Overall, the hackathon proved to be a valuable opportunity for research software developers to enhance their GPU programming skills and collaborate with expert mentors in achieving their goals. The event was a resounding success, and we eagerly anticipate hosting similar events in the future!

For a more detailed account of the hackathon experience from the point of view of the project teams, please read on for stories from the UppASD and IFS teams!


UppASD is a program for simulation of atomistic spin dynamics and spin-lattice dynamics. The program is written in Fortran 2003 with shared memory parallelization over CPU cores by means of OpenMP. Team UppASD entered the hackathon with the expectation to get expert advice on which programming model to work with for GPU offloading of compute intensive kernels, and get started with the implementation. Being agnostic at first on the choice of HIP, OpenSYCL, and OpenMP, the team settled for working with OpenMP. The first step was to obtain a better understanding of the performance of the current OpenMP parallelized CPU code. Work pursued to implement offloading directives for one of the dominant terms of the Hamiltonian, namely bilinear spin-exchange, as well as for the semi-implicit midpoint integrator. The good progress made during the hackathon forms a platform for porting all main parts of UppASD to GPU code.


Two teams from the ECMWF offices in Bonn and Reading travelled to Stockholm. In their suitcase: two components of the weather forecasting model IFS, which is currently being deployed and optimized on LUMI for the first Digital Twins of the European Commission’s Destination Earth initiative.

The objective of the first team: to make the existing initial offload implementation of the spectral transformation library, a key component and one of the most computationally expensive parts of the IFS, run faster on AMD MI250X GPUs. The second team worked on a proxy application for the physical parameterisations, with the goal to develop an optimal GPU adaptation recipe. For that, they could draw from a wide range of already available programming model implementations of the same algorithm, trying to make as many work as fast as the reference results on NVIDIA A100 GPUs.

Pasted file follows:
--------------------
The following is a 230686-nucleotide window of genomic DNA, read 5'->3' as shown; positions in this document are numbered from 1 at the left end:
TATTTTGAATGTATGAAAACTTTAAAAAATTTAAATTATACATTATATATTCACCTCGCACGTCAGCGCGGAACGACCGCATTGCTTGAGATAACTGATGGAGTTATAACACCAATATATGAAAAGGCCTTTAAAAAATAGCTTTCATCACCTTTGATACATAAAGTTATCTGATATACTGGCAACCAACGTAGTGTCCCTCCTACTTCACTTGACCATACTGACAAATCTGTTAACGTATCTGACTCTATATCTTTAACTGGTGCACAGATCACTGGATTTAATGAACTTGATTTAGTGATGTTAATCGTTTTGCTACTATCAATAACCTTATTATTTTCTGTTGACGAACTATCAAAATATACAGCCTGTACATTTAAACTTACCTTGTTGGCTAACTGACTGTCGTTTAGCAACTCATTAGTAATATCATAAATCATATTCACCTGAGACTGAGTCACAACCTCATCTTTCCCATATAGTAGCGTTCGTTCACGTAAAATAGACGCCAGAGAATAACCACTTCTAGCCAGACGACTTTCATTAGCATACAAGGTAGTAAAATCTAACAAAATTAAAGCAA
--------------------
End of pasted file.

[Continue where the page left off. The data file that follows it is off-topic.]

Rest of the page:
IFS is written mostly in Fortran, and early on teething problems of the relatively juvenile software stack for AMD GPUs were encountered. But the Cray compiler could ultimately be convinced to generate working offload binaries for both applications. With the help of the fabulous mentors, profiling efforts were soon successful, and first optimization approaches identified. After three days, the spectral transforms team could enter a 4x speed-up via a mixture of targeted optimisations. The physical parameterizations application managed to achieve on-par performance with NVIDIA A100 GPUs for a HIP implementation of the algorithm but failed to achieve improvements on other programming model implementations, in particular pragma-based approaches.

Nevertheless, a positive outcome for all, who returned home with a suitcase that was filled with faster code, a lot of newly acquired knowledge, memories of positive interactions with mentors and other participants, and an even longer list of ideas and tasks they want to tackle next.